Edward ScissorhandsTim Burton’s imagination is an undeniable force.  Whether you love or hate his films, his visions are what our dreams and nightmares for that matter are made of.  Back in 1990, Burton, fresh off of his monster hit Batman, teamed with a rising star named Johnny Depp to create possibly the director’s most memorable (at least physically) character:  Edward Scissorhands.  Was the world ready for more of Burton’s madness?  And how would the general public feel about a retooled Frankenstein?  Let’s take a look…

Peg Boggs and her family live in just about the most Americanized 50s style town you can imagine (although we don’t really know just what year it is).  Peg is the all-American at home mom that is also a door-to-door cosmetic saleswoman.  During one of her trips to an obviously out of place castle on the edge of town, Peg stumbles across Edward.  Obviously sheltered his whole life Edward is extremely timid but is trusting enough to be taken in by Peg and her family.  But there is a little something special about Edward.  In place of his hands are the hedge clippers from hell.  Although they are referred to as scissors these things would make a lawnmower jealous.  First considered a freak by the town, Edward finds his niche by cutting bushes, hair, and dogs.   He is so loved that some women start to fall for him.  But Edward has other ideas.  He develops a very large crush on the Boggs’ family daughter, Kim.  Kim at first is fearful of Edward and his garish appearance but eventually sees through to his heart of gold.  But like everything good, it must come to an end.  Especially when you throw in Kim’s jealous boyfriend.  Will Edward get the girl?  And what happens when Edwards golden glow wear off?

Edward Scissorhands is on the surface an oddball love story, but deep down is Burton’s take on the Frankenstein lore.  It is definitely a different look at the overdone story.  The movie moves quite quickly and is full of amazing visuals.  The town itself is an experience on its own.  Even more astonishing is that it is a real town and not just sets.  Burton somehow manages to pack numerous characters into the film without it feeling cramped.  And you really get a decent feel for all of them.  The film really seems to be a mix of the darkness of his films like Batman and the goofiness of Pee Wee’s Big Adventure.  Really nice to see is Vincent Price in a small cameo-type role.  He was an amazing actor that is greatly missed in horror and his legend lives on.  The film is worth seeing just for his last big screen appearance.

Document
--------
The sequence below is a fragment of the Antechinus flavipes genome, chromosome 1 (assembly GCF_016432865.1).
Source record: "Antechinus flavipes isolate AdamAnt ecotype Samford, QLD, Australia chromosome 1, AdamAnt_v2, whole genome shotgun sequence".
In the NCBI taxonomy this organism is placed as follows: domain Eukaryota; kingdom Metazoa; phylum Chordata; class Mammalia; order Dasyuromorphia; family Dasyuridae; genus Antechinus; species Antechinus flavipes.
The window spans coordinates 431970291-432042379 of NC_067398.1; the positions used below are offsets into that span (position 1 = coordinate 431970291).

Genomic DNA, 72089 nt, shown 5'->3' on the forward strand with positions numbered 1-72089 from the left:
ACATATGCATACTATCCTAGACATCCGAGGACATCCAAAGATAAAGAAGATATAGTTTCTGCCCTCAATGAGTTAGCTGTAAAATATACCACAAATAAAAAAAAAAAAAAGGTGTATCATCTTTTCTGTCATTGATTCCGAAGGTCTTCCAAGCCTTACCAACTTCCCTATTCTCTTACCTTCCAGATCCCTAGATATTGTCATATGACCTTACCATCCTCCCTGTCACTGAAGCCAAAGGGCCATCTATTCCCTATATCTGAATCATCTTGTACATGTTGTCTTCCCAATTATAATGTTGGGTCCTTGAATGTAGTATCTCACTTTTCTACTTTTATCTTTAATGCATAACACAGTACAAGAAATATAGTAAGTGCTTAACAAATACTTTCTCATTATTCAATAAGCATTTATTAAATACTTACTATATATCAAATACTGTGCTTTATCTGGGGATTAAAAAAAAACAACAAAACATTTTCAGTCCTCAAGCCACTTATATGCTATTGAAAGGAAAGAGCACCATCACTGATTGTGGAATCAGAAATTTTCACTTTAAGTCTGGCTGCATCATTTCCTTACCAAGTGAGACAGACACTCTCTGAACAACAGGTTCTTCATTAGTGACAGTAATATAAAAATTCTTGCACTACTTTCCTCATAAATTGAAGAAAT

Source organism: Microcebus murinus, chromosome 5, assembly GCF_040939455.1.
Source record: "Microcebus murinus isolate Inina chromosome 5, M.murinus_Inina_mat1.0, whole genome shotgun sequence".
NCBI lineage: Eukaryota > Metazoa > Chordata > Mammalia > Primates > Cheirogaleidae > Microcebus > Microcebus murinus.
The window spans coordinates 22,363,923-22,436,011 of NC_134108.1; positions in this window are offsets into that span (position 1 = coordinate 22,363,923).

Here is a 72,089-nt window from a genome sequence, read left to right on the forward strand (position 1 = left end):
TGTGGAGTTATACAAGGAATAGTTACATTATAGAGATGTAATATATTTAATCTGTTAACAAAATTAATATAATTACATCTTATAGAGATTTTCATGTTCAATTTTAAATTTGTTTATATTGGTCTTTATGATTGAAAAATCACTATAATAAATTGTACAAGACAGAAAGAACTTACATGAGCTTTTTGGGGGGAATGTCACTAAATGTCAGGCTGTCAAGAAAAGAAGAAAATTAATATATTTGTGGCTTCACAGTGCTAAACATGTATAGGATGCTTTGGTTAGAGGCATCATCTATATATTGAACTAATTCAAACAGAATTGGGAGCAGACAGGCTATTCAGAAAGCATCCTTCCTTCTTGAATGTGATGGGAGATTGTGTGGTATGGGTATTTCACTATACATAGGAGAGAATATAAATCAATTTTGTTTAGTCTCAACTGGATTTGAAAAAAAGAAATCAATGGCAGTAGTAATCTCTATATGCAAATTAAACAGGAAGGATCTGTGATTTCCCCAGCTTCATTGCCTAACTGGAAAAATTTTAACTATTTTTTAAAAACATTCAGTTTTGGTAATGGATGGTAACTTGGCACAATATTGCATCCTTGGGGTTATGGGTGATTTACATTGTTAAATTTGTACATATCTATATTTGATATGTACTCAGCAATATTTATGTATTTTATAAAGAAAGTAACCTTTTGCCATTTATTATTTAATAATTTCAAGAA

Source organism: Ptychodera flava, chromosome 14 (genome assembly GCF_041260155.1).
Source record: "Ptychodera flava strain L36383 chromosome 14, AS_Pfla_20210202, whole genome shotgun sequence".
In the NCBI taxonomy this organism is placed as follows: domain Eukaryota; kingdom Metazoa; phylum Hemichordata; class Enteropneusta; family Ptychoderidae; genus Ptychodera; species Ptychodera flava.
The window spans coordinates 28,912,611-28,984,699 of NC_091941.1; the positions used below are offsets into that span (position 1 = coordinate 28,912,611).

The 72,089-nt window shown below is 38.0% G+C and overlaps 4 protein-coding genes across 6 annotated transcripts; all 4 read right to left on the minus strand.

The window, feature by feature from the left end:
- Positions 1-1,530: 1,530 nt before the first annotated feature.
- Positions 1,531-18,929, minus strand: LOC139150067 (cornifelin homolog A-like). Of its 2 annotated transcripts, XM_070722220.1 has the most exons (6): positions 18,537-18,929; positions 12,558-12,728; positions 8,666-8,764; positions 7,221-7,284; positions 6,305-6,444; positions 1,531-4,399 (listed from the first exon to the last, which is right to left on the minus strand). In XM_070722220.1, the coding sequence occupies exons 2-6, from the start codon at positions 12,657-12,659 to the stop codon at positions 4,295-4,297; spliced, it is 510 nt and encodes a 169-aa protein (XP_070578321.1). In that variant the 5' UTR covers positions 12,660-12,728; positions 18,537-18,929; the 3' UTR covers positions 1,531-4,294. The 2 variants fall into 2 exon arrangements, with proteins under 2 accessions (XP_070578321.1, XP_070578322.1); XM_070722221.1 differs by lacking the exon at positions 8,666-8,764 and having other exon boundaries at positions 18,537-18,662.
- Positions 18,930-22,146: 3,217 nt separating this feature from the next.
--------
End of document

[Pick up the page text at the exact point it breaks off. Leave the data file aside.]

The acting here is a mixed bag.  Depp is good as Edward but he really doesn’t have much to do.  But that is also part of the charm of the character.  We praise Karloff for his portrayal of Frankenstein so we can do the same here.  Depp is an excellent actor that really seems to choose his roles carefully.  He is one of the few actors I go out of my way to see.  The real scene stealer of the film has to be Alan Arkin as Bill Boggs.  He is oblivious to so many things and he is just such a stereotypical dad.  His scene sharing scotch with Edward is priceless.  But with the good generally comes the bad.  Winona Ryder is ok here.  She looks strangely odd (go figure in a Burton film) with blond hair and she just isn’t on here like she was in Beetlejuice.  I am not a big fan of hers to begin with but Burton gets a decent performance out of her.  She just isn’t fit the good girl type mold.  Even odder is the casting of Anthony Michael Hall.  I loved him in 80s films like 16 Candles and Breakfast Club.  But casting him as a hardass punk type just doesn’t work.  I like when actors try to do off beat characters or go against their stereotypes but this just doesn’t work.  Hall never seems really comfortable and it’s a shame because he really can act.  But really these complaints are minor and the performances really don’t detract much.

Quite a success upon its release in 1990, Edward Scissorhands fits nicely in the Tim Burton catalog.  Possibly his quirkiest film next to Pee Wee’s Big Adventure, this film will delight his fans.  Full of great imagery (look for early renditions of Nightmare Before Christmas characters), this film is an onslaught to your eyes.  Add in another solid score by Danny Elfman(has he ever had a bad score?) and you have a solid film.  While it is not a mainstream love story or comedy, this is an entertaining way to spend a couple hours.  Well worth at least a rental.  7 out of 10.

Posted on June 3, 2008

Category : Reviews

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